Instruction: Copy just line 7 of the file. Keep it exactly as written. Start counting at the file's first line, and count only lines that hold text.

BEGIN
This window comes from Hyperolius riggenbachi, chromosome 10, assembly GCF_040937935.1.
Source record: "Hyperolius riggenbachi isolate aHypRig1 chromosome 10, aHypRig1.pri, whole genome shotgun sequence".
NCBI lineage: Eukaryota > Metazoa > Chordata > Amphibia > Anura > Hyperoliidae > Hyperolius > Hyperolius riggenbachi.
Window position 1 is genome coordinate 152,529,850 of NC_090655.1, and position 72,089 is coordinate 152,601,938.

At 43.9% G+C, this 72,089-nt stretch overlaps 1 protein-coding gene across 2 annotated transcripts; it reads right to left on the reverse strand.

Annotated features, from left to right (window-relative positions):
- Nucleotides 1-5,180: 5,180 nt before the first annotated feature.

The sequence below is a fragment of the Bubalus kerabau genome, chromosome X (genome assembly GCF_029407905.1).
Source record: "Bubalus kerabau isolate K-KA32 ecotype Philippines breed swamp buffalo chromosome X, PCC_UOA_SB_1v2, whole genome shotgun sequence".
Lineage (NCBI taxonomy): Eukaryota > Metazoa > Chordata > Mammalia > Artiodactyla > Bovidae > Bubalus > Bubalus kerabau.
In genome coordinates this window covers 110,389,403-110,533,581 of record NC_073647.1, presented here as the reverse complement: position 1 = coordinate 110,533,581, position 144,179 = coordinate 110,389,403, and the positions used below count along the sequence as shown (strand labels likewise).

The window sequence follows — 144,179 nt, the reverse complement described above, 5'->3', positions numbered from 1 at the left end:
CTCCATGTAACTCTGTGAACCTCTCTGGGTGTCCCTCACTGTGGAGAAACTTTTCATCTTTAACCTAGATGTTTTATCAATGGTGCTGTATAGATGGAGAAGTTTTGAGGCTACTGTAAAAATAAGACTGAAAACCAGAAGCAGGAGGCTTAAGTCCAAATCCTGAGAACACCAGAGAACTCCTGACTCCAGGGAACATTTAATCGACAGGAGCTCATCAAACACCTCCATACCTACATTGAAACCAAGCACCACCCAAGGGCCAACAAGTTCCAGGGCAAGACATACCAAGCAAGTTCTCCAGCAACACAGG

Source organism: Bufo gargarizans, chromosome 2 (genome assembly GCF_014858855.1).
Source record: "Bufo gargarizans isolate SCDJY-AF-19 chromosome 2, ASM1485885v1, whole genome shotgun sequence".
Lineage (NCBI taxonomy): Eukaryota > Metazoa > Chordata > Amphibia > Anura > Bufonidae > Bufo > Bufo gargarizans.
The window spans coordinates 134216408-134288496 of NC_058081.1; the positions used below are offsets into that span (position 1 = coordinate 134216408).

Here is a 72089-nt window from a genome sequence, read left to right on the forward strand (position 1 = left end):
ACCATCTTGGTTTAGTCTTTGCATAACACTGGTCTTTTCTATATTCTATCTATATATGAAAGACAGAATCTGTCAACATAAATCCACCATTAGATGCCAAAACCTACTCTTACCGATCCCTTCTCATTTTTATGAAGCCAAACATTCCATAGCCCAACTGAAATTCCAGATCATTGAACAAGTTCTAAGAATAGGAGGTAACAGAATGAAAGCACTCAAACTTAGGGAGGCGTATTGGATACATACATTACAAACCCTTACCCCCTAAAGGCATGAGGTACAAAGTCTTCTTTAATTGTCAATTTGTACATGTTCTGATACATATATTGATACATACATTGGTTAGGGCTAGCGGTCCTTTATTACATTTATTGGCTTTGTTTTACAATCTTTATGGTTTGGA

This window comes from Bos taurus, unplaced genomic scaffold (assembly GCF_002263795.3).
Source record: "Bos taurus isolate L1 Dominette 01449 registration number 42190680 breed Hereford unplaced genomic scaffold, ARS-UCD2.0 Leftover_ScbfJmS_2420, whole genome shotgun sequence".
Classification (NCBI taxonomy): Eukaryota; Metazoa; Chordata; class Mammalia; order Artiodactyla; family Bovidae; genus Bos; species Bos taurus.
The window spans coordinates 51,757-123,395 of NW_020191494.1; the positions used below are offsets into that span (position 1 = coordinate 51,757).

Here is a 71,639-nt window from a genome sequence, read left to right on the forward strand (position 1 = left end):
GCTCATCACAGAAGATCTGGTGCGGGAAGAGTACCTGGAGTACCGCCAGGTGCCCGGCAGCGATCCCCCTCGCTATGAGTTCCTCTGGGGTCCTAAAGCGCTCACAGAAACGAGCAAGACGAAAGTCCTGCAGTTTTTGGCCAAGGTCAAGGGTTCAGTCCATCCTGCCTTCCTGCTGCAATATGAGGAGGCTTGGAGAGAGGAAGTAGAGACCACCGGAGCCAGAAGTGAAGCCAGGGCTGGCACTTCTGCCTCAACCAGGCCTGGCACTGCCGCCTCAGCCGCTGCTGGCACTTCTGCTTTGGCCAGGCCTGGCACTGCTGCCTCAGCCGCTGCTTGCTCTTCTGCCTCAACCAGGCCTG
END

- Nucleotides 1-5,180: 5,180 nt before the first annotated feature.